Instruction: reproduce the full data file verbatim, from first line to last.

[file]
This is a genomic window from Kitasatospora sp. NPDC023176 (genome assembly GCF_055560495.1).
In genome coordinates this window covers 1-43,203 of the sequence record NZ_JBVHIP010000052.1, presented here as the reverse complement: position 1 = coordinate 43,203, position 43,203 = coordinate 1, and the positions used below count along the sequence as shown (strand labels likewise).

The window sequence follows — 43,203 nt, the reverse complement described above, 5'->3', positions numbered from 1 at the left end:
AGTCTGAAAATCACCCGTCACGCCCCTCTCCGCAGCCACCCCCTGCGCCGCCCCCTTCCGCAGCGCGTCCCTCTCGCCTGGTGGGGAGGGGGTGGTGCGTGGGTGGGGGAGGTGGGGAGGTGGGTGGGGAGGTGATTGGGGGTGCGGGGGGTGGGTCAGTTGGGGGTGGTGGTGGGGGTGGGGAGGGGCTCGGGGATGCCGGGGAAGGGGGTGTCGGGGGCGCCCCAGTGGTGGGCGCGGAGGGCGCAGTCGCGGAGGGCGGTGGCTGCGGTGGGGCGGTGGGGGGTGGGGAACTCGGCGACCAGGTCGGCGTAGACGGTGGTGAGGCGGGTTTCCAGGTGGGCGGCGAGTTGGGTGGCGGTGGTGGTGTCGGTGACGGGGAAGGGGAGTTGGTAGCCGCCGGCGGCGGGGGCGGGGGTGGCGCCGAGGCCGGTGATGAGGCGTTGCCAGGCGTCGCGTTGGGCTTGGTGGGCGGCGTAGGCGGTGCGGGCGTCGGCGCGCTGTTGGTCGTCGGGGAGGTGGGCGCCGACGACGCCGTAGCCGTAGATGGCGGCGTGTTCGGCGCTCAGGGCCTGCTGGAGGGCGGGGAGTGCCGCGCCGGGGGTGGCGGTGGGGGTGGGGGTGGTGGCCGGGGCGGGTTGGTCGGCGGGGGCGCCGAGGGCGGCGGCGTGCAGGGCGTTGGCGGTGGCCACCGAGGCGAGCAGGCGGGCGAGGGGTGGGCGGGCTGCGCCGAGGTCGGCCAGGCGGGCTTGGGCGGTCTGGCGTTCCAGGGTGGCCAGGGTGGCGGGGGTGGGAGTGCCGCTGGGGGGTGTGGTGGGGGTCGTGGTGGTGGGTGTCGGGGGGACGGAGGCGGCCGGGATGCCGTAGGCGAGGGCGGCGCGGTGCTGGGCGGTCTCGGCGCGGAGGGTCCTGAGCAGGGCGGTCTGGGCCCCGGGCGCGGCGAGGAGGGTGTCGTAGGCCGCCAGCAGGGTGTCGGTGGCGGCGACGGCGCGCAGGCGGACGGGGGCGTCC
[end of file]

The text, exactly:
This is a genomic window from Kitasatospora sp. NPDC023176 (genome assembly GCF_055560495.1).
In genome coordinates this window covers 1-43,203 of the sequence record NZ_JBVHIP010000052.1, presented here as the reverse complement: position 1 = coordinate 43,203, position 43,203 = coordinate 1, and the positions used below count along the sequence as shown (strand labels likewise).

The window sequence follows — 43,203 nt, the reverse complement described above, 5'->3', positions numbered from 1 at the left end:
AGTCTGAAAATCACCCGTCACGCCCCTCTCCGCAGCCACCCCCTGCGCCGCCCCCTTCCGCAGCGCGTCCCTCTCGCCTGGTGGGGAGGGGGTGGTGCGTGGGTGGGGGAGGTGGGGAGGTGGGTGGGGAGGTGATTGGGGGTGCGGGGGGTGGGTCAGTTGGGGGTGGTGGTGGGGGTGGGGAGGGGCTCGGGGATGCCGGGGAAGGGGGTGTCGGGGGCGCCCCAGTGGTGGGCGCGGAGGGCGCAGTCGCGGAGGGCGGTGGCTGCGGTGGGGCGGTGGGGGGTGGGGAACTCGGCGACCAGGTCGGCGTAGACGGTGGTGAGGCGGGTTTCCAGGTGGGCGGCGAGTTGGGTGGCGGTGGTGGTGTCGGTGACGGGGAAGGGGAGTTGGTAGCCGCCGGCGGCGGGGGCGGGGGTGGCGCCGAGGCCGGTGATGAGGCGTTGCCAGGCGTCGCGTTGGGCTTGGTGGGCGGCGTAGGCGGTGCGGGCGTCGGCGCGCTGTTGGTCGTCGGGGAGGTGGGCGCCGACGACGCCGTAGCCGTAGATGGCGGCGTGTTCGGCGCTCAGGGCCTGCTGGAGGGCGGGGAGTGCCGCGCCGGGGGTGGCGGTGGGGGTGGGGGTGGTGGCCGGGGCGGGTTGGTCGGCGGGGGCGCCGAGGGCGGCGGCGTGCAGGGCGTTGGCGGTGGCCACCGAGGCGAGCAGGCGGGCGAGGGGTGGGCGGGCTGCGCCGAGGTCGGCCAGGCGGGCTTGGGCGGTCTGGCGTTCCAGGGTGGCCAGGGTGGCGGGGGTGGGAGTGCCGCTGGGGGGTGTGGTGGGGGTCGTGGTGGTGGGTGTCGGGGGGACGGAGGCGGCCGGGATGCCGTAGGCGAGGGCGGCGCGGTGCTGGGCGGTCTCGGCGCGGAGGGTCCTGAGCAGGGCGGTCTGGGCCCCGGGCGCGGCGAGGAGGGTGTCGTAGGCCGCCAGCAGGGTGTCGGTGGCGGCGACGGCGCGCAGGCGGACGGGGGCGTCC